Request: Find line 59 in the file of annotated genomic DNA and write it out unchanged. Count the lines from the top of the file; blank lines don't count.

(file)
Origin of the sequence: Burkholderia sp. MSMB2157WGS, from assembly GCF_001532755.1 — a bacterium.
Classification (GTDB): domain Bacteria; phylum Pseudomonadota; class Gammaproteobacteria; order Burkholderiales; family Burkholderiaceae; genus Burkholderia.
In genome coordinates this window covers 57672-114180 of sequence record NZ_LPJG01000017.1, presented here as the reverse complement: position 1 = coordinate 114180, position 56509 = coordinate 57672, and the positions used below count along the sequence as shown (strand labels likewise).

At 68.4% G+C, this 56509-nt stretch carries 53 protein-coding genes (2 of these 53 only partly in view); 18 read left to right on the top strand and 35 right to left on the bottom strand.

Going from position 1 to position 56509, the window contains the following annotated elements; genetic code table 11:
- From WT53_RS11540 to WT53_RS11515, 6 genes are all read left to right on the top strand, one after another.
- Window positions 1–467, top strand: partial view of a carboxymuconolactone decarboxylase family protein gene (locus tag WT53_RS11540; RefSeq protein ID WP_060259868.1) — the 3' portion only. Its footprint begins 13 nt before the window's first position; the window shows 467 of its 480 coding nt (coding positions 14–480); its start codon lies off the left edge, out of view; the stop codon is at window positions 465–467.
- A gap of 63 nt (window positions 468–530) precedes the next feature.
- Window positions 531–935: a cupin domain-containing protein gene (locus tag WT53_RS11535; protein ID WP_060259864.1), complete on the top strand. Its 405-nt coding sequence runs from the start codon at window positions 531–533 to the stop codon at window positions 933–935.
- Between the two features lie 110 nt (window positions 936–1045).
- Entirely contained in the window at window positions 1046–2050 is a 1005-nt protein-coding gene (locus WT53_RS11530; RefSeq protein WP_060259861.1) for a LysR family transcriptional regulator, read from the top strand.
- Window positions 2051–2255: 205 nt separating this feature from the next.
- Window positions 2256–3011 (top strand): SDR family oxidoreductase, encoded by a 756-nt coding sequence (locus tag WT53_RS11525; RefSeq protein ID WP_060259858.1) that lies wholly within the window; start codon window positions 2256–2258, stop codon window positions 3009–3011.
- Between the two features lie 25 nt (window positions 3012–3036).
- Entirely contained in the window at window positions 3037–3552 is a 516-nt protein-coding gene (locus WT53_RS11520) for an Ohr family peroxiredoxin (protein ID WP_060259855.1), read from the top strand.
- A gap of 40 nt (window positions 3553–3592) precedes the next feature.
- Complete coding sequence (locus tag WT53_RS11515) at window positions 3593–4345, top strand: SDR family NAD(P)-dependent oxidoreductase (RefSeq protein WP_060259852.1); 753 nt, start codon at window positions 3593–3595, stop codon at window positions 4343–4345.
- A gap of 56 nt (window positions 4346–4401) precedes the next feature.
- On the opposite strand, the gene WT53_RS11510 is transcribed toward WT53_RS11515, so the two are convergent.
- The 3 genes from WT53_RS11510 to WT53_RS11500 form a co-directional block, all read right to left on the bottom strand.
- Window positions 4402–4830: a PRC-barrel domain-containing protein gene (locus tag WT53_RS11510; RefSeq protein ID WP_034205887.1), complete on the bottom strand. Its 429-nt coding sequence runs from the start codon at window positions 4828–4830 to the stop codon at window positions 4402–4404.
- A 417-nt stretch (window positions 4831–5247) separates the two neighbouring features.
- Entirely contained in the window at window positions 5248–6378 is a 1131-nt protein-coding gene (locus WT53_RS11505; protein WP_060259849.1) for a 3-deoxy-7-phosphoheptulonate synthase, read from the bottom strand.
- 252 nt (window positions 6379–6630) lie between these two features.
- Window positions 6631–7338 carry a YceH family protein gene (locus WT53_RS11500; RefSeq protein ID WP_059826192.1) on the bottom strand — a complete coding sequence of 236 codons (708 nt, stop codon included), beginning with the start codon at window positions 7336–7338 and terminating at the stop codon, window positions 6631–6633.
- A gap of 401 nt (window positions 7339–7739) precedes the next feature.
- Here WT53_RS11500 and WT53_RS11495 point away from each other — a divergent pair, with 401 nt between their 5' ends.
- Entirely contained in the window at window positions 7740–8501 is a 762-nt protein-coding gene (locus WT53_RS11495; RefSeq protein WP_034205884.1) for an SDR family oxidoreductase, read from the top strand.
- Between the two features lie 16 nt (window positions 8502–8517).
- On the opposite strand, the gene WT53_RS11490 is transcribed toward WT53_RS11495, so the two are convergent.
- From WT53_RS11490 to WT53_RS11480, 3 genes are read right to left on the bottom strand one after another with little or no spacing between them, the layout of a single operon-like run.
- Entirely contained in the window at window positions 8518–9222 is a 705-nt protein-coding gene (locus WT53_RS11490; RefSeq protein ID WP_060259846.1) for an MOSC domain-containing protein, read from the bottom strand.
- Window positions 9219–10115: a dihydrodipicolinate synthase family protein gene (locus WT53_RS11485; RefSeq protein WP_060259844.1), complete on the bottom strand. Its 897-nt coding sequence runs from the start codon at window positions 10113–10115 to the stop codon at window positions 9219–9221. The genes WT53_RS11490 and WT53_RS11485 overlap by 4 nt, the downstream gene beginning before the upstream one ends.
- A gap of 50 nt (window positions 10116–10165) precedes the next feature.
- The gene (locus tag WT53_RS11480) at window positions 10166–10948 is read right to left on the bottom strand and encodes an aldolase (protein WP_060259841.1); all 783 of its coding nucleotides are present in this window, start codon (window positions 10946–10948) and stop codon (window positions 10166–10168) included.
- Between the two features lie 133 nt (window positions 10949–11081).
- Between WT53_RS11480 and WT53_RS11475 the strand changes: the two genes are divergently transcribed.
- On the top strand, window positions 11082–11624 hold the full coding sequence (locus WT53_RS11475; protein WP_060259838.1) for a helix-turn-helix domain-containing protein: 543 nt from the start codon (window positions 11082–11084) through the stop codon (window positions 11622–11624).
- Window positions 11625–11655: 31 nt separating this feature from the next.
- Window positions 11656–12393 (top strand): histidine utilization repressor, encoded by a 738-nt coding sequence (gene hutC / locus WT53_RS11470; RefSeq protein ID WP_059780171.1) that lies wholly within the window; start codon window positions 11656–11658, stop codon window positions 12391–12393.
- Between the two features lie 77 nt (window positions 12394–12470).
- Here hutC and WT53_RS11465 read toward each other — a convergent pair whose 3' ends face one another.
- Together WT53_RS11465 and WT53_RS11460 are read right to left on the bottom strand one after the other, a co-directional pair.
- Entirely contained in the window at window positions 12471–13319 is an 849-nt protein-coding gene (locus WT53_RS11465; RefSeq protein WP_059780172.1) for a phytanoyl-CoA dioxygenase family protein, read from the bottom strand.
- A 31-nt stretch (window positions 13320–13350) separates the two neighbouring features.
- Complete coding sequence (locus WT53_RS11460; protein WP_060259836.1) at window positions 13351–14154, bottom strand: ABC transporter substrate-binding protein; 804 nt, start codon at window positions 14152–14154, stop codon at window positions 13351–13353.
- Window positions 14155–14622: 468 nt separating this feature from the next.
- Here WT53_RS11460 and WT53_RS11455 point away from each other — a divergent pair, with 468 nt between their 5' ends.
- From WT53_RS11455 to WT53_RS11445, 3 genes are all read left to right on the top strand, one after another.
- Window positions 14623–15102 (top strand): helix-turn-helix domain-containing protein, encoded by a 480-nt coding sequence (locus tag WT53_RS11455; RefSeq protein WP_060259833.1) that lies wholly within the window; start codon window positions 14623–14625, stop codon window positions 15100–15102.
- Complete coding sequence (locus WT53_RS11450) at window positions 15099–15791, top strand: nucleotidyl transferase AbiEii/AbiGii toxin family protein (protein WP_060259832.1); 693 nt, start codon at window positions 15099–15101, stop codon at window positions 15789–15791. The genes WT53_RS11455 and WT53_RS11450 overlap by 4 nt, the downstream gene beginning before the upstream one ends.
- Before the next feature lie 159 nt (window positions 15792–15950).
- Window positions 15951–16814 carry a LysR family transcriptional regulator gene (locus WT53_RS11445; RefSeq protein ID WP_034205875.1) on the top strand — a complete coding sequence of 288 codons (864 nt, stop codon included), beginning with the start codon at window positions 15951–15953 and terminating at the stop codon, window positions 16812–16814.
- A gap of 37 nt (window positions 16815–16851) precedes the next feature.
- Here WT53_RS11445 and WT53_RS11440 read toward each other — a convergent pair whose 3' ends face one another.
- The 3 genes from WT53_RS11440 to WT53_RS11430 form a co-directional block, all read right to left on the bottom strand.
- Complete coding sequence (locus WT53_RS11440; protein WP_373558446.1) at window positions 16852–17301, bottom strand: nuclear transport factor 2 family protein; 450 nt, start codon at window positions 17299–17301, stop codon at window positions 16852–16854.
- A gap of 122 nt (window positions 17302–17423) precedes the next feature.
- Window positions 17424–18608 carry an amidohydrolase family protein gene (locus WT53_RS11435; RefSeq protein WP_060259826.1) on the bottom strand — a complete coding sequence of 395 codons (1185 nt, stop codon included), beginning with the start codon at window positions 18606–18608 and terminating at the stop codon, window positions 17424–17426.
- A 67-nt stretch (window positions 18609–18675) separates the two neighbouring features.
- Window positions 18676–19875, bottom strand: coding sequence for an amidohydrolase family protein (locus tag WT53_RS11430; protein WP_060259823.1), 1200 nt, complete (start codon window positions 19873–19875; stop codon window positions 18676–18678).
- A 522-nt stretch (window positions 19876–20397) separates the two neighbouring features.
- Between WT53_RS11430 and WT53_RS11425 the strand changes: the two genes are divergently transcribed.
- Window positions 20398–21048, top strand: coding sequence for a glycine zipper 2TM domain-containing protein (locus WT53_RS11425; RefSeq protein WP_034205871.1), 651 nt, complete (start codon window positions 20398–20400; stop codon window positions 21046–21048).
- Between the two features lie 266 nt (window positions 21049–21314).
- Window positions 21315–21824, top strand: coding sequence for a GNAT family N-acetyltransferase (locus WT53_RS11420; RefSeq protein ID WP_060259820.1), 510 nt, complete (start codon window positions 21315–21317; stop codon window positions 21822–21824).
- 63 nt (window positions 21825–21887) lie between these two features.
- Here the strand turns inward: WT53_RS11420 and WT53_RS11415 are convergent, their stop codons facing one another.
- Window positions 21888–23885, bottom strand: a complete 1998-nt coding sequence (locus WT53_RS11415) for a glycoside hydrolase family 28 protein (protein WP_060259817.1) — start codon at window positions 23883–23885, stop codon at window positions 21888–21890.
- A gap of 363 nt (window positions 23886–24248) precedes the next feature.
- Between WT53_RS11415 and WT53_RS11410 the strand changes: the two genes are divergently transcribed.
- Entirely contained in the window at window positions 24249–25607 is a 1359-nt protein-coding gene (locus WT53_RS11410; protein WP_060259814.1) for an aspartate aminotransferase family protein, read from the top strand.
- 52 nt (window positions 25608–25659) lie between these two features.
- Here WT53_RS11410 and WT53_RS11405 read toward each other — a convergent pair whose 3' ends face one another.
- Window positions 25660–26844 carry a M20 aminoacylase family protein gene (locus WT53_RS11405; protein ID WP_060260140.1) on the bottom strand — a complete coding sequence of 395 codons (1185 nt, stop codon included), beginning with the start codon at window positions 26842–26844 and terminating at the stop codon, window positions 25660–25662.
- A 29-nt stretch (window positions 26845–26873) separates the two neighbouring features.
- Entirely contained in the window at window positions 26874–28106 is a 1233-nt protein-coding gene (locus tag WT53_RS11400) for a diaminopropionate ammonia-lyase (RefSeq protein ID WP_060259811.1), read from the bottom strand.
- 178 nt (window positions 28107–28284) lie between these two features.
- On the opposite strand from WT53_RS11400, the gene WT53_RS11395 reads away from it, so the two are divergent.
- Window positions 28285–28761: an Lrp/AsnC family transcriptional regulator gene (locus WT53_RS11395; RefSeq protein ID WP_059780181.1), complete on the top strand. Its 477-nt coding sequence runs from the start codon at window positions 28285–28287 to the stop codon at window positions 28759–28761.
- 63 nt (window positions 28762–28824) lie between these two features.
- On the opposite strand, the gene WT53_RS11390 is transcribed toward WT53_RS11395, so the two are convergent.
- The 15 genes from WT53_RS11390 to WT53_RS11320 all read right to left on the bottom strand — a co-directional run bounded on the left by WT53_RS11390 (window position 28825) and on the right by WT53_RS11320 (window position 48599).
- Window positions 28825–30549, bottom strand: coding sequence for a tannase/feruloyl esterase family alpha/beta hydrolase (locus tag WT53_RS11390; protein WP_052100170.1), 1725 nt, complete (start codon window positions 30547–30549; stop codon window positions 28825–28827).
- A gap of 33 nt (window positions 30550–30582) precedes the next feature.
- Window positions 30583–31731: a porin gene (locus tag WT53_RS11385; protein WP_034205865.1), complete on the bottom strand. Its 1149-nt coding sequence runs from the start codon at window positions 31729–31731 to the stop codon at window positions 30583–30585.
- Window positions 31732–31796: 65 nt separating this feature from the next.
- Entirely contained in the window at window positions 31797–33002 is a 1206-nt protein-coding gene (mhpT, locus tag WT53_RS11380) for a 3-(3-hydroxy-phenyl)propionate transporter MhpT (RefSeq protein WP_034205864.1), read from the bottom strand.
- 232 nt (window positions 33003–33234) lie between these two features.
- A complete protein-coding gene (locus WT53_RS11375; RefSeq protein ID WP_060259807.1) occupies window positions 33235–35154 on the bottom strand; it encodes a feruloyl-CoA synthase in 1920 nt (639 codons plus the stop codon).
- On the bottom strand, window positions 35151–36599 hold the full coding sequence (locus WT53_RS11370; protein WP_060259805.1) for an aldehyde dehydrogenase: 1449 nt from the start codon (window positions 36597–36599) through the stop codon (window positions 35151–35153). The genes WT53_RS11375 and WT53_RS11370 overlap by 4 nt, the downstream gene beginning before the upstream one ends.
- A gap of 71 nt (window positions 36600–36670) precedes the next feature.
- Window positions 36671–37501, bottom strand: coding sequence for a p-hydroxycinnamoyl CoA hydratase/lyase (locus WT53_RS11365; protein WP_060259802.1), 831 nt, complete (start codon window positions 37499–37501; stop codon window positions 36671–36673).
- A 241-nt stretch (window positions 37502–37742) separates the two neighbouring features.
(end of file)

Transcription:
- Window positions 17424–18608 carry an amidohydrolase family protein gene (locus WT53_RS11435; RefSeq protein WP_060259826.1) on the bottom strand — a complete coding sequence of 395 codons (1185 nt, stop codon included), beginning with the start codon at window positions 18606–18608 and terminating at the stop codon, window positions 17424–17426.